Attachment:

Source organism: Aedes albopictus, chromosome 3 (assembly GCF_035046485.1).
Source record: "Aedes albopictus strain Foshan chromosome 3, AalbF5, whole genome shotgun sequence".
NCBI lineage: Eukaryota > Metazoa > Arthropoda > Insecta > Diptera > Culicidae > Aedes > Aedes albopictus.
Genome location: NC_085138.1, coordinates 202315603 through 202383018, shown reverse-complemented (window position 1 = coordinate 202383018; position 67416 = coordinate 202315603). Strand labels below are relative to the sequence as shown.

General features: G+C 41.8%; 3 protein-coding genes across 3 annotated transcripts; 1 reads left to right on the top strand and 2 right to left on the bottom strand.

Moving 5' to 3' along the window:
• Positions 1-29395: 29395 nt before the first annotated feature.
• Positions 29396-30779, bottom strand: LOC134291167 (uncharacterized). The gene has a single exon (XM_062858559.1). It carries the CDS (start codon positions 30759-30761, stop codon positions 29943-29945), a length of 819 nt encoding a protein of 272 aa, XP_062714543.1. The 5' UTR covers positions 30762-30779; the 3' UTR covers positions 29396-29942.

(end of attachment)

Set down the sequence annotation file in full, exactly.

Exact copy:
Source organism: Aedes albopictus, chromosome 3 (assembly GCF_035046485.1).
Source record: "Aedes albopictus strain Foshan chromosome 3, AalbF5, whole genome shotgun sequence".
NCBI lineage: Eukaryota > Metazoa > Arthropoda > Insecta > Diptera > Culicidae > Aedes > Aedes albopictus.
Genome location: NC_085138.1, coordinates 202315603 through 202383018, shown reverse-complemented (window position 1 = coordinate 202383018; position 67416 = coordinate 202315603). Strand labels below are relative to the sequence as shown.

General features: G+C 41.8%; 3 protein-coding genes across 3 annotated transcripts; 1 reads left to right on the top strand and 2 right to left on the bottom strand.

Moving 5' to 3' along the window:
• Positions 1-29395: 29395 nt before the first annotated feature.
• Positions 29396-30779, bottom strand: LOC134291167 (uncharacterized). The gene has a single exon (XM_062858559.1). It carries the CDS (start codon positions 30759-30761, stop codon positions 29943-29945), a length of 819 nt encoding a protein of 272 aa, XP_062714543.1. The 5' UTR covers positions 30762-30779; the 3' UTR covers positions 29396-29942.